Testifying before a House subcommittee today, The American Legion said that veterans' preference in the federal job market "is being unlawfully ignored by numerous agencies.
"The reality is that employment opportunities are not being properly publicized," said Joe Sharpe, the Legion's Economic Division  director, in his written testimony. "Federal agencies, as well as federal government contractors and subcontractors, are required by law to notify the Office of Personnel Management of job opportunities.
Sharpe testified before the House Subcommittee on Labor, Health and Human Services, Education and Related Agencies , chaired by Rep. David Obey , D-Wis. Sharpe said that such behavior on the part of some federal agencies make the Veterans Employment and Training Service  (VETS) a critically important program, since it investigates violations of veterans' preference policy and corrects unlawful practices.
"The mission of VETS is to promote the economic security of America's veterans," Sharpe said. "The American Legion is eager to see this program grow, and especially would like to see greater expansion of entrepreneurial-based, self-employment opportunity training."
The American Legion has recommended about $340 million for fiscal 2011 to fund five Department of Labor programs created to serve veterans:
• Veterans Employment and Training Service (VETS): Offers employment and training services to eligible veterans through non-competitive "Jobs for Veterans" state grant programs. • Transition/Disabled Transition Assistance Programs  (TAP/DTAP): Help servicemembers who are separating from active duty with their return to the civilian world and work force. ($267 million, including VETS funding)• Homeless Veterans Reintegration Program  (HVRP): A competitive state-grant program for agencies and organizations that offer jobs to homeless veterans. ($50 million)• National Veteran' Employment and Training Services Institute  (NVTI): Ensures that staff for federal and state employment services are highly trained and proficient in dealing with veterans' needs. ($6 million)• Veterans Workforce Investment Program  (VWIP): Provides training and support services to veterans to lead to higher wages and long-term careers - especially those with service-connected disabilities, are recently separated from active duty, or have significant barriers to employment. ($20 million)
Sharpe also recommended $61 million in funding for the Office of Personnel Management  to improve compliance with veterans' preference rights in the job market. He reminded the subcommittee that employment rights of veterans and servicemembers are covered by the Veterans' Employment Opportunity Act of 1998  and the Uniformed Services Employment and Reemployment Rights Act of 1994 .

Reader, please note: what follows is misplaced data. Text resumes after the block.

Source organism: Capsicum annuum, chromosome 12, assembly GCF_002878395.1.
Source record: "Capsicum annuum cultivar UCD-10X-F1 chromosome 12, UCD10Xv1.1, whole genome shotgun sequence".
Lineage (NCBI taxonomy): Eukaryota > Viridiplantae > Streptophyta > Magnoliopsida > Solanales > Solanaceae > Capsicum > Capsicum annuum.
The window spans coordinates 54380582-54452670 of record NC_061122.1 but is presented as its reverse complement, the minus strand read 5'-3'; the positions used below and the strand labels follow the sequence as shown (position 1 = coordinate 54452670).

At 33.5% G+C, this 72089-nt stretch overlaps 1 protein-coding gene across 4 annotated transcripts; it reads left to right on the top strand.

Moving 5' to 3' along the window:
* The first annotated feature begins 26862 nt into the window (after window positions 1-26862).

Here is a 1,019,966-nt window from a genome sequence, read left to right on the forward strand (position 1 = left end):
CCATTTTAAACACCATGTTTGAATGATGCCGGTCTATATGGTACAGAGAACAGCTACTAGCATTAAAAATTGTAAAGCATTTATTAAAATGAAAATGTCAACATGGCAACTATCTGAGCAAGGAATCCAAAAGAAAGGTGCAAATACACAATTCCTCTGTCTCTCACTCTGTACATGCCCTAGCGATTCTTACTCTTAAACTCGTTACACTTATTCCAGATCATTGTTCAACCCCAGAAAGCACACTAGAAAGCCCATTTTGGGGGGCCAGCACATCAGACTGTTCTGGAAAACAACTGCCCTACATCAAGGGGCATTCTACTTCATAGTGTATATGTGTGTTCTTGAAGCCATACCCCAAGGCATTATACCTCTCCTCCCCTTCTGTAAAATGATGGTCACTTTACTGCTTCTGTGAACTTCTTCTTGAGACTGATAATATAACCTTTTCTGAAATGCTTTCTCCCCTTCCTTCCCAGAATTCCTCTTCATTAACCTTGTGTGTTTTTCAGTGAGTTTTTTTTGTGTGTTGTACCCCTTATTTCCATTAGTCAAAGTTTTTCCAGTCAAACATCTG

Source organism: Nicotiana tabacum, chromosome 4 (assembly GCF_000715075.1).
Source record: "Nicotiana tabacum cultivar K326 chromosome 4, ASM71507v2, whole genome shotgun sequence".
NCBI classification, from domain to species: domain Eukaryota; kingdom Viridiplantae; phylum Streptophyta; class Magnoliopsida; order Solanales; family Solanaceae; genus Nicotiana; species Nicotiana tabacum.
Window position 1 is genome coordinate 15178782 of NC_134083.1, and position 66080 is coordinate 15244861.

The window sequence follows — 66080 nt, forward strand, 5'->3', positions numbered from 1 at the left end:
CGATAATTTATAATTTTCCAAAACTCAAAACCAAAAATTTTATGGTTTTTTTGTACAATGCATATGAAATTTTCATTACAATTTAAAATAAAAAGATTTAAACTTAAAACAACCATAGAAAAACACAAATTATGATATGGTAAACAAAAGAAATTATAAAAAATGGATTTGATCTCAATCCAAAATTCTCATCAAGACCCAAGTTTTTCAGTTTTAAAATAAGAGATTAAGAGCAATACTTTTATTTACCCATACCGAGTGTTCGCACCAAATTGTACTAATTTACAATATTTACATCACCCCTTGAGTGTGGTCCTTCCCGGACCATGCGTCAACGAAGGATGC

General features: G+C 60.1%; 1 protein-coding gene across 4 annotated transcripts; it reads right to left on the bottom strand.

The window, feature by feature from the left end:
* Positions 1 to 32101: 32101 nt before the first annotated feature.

The TAP and DTAP programs need to be expanded quickly, The American Legion says, to include many National Guard and reserve members whose businesses have suffered -or have been lost - while they were serving their country. While DoD estimates that 79 percent of active-duty troops attend TAP seminars, only 35 percent of reserve components do the same.
"These attendance numbers are a disservice to all transitioning servicemembers," Sharpe said. The American Legion wants DoD to make its TAP and DTAP sessions mandatory for all servicemembers leaving active duty.
Discussing the VWIP program, Sharpe noted that current funding allows it to operate in only 15 states. "The problem is clearly a lack of adequate funding. The budget baseline needs to be increased to ... train eligible veterans in all 50 states in fiscal 2011," he said.
At the start of the hearing, Obey - who chairs the House Appropriations Committee  - expressed frustration over congressional reluctance to fully fund programs favored by The American Legion and other veterans service organizations.
He said he favored almost all of the programs proposed by the score of testifying witnesses, but noted the combined cost would increase President Obama's proposed FY 2011 budget by $14 billion. But in light of the massive federal deficit, Obey said, Congress is being asked to trim $3.5 billion from the president's figure.
"Congress needs to realize that there are deficits that need to be considered other than federal budget deficits," Obey said, "like deficits in jobs and opportunities and care." With that prologue, he opened the morning round of testimony.
Click here  for Sharpe's testimony.